2. No exit visa, entry visa or equivalent formality shall be required of holders of a valid document issued in accordance with Article 18 or 26.

Also things would look pretty similar for EU citizens the foreseeable future:

ARTICLE 17

Status and changes

  1. The right of Union citizens and United Kingdom nationals, and their respective family members, to rely directly on this Part shall not be affected when they change status, for example between student, worker, self-employed person and economically inactive person. Persons who, at the end of the transition period, enjoy a right of residence in their capacity as family members of Union citizens or United Kingdom nationals, cannot become persons referred to in points (a) to (d) of Article 10(1).

  2. The rights provided for in this Title for the family members who are dependants of Union citizens or United Kingdom nationals before the end of the transition period, shall be maintained even after they cease to be dependants.

But some of the articles (see 18) also set out the rules and guidelines for permanent residence (after the transition). This increase in bureaucracy will necessary create friction for people intending to stay in the UK in the long term.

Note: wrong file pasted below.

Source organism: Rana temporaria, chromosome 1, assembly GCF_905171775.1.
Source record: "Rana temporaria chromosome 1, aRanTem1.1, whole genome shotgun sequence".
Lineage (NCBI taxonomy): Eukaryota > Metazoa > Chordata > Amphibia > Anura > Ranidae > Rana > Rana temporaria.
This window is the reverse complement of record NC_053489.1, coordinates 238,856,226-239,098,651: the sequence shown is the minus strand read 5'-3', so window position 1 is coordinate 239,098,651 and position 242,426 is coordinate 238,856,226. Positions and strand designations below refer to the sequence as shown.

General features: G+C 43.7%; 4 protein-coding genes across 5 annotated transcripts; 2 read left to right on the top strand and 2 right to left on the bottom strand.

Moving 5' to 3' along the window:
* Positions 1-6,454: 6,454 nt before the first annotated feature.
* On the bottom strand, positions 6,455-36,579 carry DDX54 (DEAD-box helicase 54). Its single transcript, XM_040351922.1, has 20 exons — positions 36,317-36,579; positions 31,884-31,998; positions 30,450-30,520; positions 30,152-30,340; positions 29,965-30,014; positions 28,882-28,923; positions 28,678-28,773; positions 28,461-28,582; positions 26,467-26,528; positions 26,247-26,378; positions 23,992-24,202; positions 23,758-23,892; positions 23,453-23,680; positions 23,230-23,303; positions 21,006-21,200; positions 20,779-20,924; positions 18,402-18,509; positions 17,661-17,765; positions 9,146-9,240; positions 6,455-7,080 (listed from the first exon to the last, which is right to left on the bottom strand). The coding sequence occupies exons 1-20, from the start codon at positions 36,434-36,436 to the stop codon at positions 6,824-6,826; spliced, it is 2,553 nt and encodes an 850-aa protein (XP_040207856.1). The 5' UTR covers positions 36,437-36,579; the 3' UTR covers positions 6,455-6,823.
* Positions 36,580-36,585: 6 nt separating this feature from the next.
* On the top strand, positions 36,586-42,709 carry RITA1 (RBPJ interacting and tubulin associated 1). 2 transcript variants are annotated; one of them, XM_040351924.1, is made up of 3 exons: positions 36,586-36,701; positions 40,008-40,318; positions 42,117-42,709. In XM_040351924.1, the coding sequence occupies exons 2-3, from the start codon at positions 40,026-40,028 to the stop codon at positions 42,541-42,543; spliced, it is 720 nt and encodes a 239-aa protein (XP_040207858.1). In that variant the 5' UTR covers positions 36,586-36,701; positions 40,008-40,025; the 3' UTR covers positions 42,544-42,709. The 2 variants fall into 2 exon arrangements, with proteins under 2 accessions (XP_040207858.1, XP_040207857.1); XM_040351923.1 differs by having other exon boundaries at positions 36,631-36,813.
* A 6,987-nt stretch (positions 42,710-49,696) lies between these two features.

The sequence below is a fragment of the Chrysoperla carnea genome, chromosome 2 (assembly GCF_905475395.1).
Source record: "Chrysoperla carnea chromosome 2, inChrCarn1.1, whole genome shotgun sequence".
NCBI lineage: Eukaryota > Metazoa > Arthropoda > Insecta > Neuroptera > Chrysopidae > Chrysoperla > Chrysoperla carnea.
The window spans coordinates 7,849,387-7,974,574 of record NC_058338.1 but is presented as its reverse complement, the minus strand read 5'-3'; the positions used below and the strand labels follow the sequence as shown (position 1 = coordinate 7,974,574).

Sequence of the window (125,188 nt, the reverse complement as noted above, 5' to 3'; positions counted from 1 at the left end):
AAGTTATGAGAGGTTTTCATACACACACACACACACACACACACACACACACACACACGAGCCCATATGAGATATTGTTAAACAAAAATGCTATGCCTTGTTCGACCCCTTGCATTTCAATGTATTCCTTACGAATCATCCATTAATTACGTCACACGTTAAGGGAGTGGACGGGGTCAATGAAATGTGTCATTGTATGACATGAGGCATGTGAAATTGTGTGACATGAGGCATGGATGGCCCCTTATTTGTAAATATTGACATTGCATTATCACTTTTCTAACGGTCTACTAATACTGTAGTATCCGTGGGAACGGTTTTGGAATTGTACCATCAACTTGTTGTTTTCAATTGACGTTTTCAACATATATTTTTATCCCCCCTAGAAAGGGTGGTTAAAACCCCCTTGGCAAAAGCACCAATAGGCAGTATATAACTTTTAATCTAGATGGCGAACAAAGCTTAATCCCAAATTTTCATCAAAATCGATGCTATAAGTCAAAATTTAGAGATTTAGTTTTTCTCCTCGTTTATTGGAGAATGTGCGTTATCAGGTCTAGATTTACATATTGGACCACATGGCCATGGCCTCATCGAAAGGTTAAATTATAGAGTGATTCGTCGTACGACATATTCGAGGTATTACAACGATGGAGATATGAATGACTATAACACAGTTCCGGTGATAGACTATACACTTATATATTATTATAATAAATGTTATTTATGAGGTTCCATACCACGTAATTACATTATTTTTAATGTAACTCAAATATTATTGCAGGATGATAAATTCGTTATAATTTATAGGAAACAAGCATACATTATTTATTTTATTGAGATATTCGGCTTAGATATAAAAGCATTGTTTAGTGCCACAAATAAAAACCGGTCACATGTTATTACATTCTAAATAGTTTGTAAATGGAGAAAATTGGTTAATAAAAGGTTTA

EDIT1 (16, November, 2018): As @phoog point out these articles refer to citizens in the host state (UK in this case). I didn't manage to find a clear assertion of freedom of movement rights in the draft (but again I haven't really read the document either). For now I can only quote the EU press release on the subject:

The transition period is set to end on 31 December 2020, taking into account the initial request from the UK for a transition period of around two years, and making it coincide with the end of the current long-term EU budget (the Multiannual Financial Framework 2014-2020).

During this period, the entire Union acquis will continue to apply to and in the UK as if it were a Member State. This means that the UK will continue to participate in the EU Customs Union and the Single Market (with all four freedoms) and all Union policies.

  • 1
    "Free Movement will continue for at least 5 years after the transition period": not quite, at least not on the basis of the articles you cite. These articles apply only to those "who reside in the territory of the host State." But (non-Irish) EU citizens who reside outside the UK will not have freedom of movement in the UK by virtue of their citizenship. Neither will UK citizens who reside outside the EU have freedom of movement in the EU by virtue of their citizenship. – phoog Nov 16 '18 at 16:01